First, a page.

by: Lance S. Holman
Municipalities have been issuing debt for over 200 years and currently have over $4 Trillion in municipal debt outstanding. The municipal issuers (“municipalities”) include state and local governments, educational institutions, water agencies, airports, special districts, and authorities. The debt is used to fund infrastructure, equipment, facilities, energy projects, and pensions. This creates millions of jobs to design, build, and maintain the American economy and our global competitiveness.
The investors include banks, insurance companies, investment funds, and individual investors that align with the risk and return profile of municipalities. In exchange for improving the quality of life, creating jobs, and funding growth in the US and its territories, investors expect to earn a return on their capital. Depending on the project and the cash flow needs of the municipality, financing terms range from a few days to over thirty years.
Subject to Section 103 of the IRS Code, the interest income earned on the debt is exempt from federal taxation to the investor. Since no taxes are paid to the federal government, the tax-free status of the investment allows the investor to lower its interest rate to the municipality, which reduces their borrowing cost, and fuels more economic development. The tax-free investment is a win-win for both the municipality and the investor, to fund a growing population and provide attractive investor returns. Furthermore, many states do not tax the interest income on their municipal debt, which boost the yield to investors and attracts more capital.
Governments need to build schools, bridges, water treatment plants and a wide variety of capital assets to grow with the population. Furthermore, municipalities are frequently replacing aging equipment, upgrading technology, converting to renewable energy sources, and funding pensions to manage its organizations to remain productive and efficient.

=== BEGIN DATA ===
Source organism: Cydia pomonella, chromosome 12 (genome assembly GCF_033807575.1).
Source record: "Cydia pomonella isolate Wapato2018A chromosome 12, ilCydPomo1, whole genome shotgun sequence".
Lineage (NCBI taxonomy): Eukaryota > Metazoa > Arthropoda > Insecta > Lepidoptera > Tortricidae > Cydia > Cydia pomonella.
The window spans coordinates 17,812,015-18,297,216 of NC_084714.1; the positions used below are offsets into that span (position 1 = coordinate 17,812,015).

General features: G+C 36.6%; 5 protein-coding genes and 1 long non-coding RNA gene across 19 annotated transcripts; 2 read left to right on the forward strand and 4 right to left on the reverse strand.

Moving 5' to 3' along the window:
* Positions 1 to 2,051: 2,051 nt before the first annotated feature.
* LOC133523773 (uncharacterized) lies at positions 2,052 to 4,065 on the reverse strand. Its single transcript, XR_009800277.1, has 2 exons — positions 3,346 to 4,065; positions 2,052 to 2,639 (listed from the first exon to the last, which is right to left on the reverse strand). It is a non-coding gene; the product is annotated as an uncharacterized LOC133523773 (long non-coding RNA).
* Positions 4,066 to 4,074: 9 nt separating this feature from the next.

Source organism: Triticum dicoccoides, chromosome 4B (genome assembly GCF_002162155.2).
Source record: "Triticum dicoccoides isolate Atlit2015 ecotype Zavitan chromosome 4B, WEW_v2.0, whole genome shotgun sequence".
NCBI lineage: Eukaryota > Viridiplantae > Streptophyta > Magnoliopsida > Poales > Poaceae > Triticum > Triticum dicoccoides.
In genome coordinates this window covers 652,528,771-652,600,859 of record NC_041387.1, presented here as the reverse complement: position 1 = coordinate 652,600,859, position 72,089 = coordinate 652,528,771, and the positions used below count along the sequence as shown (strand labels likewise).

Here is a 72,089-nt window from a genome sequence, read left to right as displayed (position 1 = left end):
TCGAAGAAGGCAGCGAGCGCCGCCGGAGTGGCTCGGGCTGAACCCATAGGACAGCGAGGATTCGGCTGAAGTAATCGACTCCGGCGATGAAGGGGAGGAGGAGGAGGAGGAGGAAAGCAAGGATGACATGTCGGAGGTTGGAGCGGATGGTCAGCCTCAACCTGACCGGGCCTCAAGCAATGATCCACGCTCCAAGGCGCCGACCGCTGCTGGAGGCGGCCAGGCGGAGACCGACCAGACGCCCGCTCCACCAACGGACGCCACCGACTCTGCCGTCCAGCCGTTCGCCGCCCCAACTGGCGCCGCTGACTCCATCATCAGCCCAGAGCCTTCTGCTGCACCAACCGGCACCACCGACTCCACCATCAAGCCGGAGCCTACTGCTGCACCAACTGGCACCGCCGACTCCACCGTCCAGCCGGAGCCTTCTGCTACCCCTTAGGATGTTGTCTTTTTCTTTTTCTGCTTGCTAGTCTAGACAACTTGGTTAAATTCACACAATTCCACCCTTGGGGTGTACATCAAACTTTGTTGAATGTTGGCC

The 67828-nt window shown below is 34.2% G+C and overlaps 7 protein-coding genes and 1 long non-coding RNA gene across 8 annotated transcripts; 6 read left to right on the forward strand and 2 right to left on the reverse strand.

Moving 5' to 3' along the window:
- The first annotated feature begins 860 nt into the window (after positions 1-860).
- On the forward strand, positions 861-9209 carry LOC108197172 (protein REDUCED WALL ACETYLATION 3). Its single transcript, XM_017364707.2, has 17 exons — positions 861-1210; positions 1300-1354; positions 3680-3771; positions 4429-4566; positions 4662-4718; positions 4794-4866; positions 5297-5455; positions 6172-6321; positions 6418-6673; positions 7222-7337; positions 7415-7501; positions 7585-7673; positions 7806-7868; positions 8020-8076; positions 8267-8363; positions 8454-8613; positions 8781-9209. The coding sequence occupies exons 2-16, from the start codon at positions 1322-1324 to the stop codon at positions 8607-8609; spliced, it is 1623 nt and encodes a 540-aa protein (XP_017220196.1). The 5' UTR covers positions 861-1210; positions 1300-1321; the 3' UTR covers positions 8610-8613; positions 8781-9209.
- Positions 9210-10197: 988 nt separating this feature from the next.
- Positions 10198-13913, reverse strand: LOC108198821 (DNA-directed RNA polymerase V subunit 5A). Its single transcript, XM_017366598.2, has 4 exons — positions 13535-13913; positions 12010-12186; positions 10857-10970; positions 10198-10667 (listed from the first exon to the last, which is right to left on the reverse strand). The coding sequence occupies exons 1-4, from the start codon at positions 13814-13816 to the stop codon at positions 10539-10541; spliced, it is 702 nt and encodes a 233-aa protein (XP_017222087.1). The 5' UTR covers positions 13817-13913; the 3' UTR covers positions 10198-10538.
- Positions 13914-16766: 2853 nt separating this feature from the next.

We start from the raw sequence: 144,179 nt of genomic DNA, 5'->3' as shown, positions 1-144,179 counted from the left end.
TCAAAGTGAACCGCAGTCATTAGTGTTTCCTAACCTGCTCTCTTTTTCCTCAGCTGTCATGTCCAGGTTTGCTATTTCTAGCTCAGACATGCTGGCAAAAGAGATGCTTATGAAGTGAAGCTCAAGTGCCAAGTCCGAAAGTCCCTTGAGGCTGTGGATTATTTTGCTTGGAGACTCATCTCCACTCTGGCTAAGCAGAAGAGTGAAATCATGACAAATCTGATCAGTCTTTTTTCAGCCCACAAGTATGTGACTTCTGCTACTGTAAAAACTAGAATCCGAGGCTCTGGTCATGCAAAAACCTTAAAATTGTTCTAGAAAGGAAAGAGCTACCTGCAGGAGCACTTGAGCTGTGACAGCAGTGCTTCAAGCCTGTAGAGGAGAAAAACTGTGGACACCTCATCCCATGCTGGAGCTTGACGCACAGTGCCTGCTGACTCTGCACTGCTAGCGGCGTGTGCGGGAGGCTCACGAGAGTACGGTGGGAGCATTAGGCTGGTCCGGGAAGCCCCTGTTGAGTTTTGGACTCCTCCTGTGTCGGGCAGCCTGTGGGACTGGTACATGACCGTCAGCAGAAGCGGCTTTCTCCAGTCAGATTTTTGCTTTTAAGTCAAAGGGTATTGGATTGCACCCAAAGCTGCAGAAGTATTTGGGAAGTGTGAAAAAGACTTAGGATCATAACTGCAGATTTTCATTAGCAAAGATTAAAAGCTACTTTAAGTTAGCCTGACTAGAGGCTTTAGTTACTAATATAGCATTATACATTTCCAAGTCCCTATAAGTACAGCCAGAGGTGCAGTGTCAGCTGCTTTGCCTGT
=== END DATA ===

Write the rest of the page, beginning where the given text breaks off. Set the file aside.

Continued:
The debt proceeds are used to fund more projects, generate future revenues, expand economic development and create additional jobs. The cycle continues as governments keep pace with population growth.
Once the municipality has navigated its economic development plans, it then decides how to best fund its capital projects. Essentially, the municipality can either pay cash or borrow funds. The cash financing strategy takes time to accumulate the necessary funds, which can lead to rising asset costs and further deplete municipal reserves. The debt financing solution is faster, maximizes cash flow, fuels economic growth, and builds valuable cash reserves for the municipality.
When a municipality issues debt, it must decide to issue 1) Municipal Bond or 2) Direct Lending. It is important to understand the trade-offs between the two:
Municipalities issue billions of dollars of municipal bonds (public bonds) to fund new capital projects and refinance existing debt.
Voter Approval – Issuing bonds in most states requires voter approval, which takes time to develop outreach campaigns to convince voters to approve a tax increase to repay the debt.
Competitive Rates – Municipal bonds are sold to investors on a competitive or negotiated basis at current market rates and based upon the municipality’s financial wherewithal and the term of the financing.
High Fees – The municipality will need to hire a team of public finance professionals, comprised of an investment banking firm, rating agency, trustee, bond counsel, and a financial advisor to market the bonds to investors on a fee basis. Additionally, the municipality will incur compliance and disclosure requirements that will demand internal resources or an external firm to manage. The combined fees should be added to the interest rate to compute the true cost of funds.